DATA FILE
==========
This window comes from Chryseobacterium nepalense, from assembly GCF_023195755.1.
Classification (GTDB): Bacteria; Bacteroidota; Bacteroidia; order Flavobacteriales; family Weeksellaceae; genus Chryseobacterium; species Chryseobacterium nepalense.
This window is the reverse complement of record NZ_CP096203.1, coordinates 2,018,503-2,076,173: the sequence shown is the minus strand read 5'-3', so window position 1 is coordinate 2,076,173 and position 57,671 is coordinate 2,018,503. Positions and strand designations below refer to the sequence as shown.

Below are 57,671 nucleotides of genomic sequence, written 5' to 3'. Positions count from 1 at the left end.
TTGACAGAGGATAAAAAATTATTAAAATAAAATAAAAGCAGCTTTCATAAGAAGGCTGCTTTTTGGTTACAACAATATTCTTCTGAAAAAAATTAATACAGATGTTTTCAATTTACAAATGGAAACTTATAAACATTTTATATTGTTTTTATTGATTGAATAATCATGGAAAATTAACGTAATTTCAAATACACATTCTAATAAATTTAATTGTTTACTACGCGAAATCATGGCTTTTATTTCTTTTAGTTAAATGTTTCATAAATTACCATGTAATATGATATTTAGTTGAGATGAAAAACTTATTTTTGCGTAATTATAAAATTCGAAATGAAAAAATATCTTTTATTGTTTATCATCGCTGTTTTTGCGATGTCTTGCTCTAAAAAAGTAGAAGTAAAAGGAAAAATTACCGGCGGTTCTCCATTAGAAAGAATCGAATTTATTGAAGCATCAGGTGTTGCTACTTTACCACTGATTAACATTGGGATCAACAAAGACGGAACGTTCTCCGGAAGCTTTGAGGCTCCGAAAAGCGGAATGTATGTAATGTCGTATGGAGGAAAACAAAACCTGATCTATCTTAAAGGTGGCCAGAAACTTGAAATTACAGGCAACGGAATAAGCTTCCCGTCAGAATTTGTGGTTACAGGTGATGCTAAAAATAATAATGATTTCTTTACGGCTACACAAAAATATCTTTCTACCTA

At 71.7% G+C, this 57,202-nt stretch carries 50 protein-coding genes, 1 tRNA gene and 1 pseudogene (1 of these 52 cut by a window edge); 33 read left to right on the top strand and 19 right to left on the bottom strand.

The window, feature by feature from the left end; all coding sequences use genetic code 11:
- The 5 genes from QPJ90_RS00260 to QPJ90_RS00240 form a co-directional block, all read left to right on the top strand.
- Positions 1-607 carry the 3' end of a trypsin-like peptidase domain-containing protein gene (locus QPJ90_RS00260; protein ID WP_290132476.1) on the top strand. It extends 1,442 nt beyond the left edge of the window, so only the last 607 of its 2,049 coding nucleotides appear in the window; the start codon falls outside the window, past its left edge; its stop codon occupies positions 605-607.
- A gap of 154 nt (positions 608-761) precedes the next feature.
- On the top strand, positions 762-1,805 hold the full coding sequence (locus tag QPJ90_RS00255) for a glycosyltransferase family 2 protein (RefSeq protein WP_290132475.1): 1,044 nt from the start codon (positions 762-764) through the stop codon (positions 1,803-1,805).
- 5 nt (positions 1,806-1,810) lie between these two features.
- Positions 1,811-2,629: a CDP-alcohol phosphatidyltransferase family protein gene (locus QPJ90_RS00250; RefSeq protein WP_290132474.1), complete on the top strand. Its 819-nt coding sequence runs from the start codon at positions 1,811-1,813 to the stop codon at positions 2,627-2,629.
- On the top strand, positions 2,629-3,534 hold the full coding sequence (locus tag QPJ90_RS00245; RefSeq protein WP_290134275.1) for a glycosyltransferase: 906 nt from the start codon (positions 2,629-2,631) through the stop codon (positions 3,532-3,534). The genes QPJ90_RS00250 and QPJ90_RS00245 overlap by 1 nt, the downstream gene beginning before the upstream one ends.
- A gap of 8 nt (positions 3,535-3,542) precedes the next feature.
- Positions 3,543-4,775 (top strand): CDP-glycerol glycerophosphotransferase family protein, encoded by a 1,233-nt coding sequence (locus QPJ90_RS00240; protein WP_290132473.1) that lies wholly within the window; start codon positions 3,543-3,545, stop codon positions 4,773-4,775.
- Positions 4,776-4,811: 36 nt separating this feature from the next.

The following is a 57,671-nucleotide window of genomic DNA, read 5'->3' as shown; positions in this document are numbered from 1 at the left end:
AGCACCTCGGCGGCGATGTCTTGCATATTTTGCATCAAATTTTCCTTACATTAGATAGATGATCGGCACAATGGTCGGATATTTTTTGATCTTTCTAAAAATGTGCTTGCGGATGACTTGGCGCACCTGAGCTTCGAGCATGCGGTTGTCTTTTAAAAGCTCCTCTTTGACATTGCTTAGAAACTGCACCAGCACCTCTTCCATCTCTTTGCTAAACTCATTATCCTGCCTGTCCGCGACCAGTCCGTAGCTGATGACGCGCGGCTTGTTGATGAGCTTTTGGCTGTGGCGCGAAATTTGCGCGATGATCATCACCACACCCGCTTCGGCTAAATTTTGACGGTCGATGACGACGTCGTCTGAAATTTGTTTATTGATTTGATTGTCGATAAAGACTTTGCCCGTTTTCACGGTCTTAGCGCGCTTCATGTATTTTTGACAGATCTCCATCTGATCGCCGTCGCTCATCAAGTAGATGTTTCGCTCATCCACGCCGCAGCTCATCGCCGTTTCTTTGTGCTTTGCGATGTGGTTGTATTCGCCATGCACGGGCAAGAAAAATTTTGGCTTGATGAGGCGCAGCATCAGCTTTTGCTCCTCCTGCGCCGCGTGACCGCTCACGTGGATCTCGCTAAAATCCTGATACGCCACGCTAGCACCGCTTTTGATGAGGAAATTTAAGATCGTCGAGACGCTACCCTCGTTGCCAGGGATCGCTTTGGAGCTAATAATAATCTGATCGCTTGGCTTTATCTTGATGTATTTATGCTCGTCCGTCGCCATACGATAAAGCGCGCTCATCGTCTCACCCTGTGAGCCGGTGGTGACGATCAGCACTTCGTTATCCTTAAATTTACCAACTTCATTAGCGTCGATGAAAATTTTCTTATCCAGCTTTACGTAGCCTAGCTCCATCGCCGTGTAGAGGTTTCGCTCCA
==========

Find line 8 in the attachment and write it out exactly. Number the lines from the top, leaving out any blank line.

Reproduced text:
- The 5 genes from QPJ90_RS00260 to QPJ90_RS00240 form a co-directional block, all read left to right on the top strand.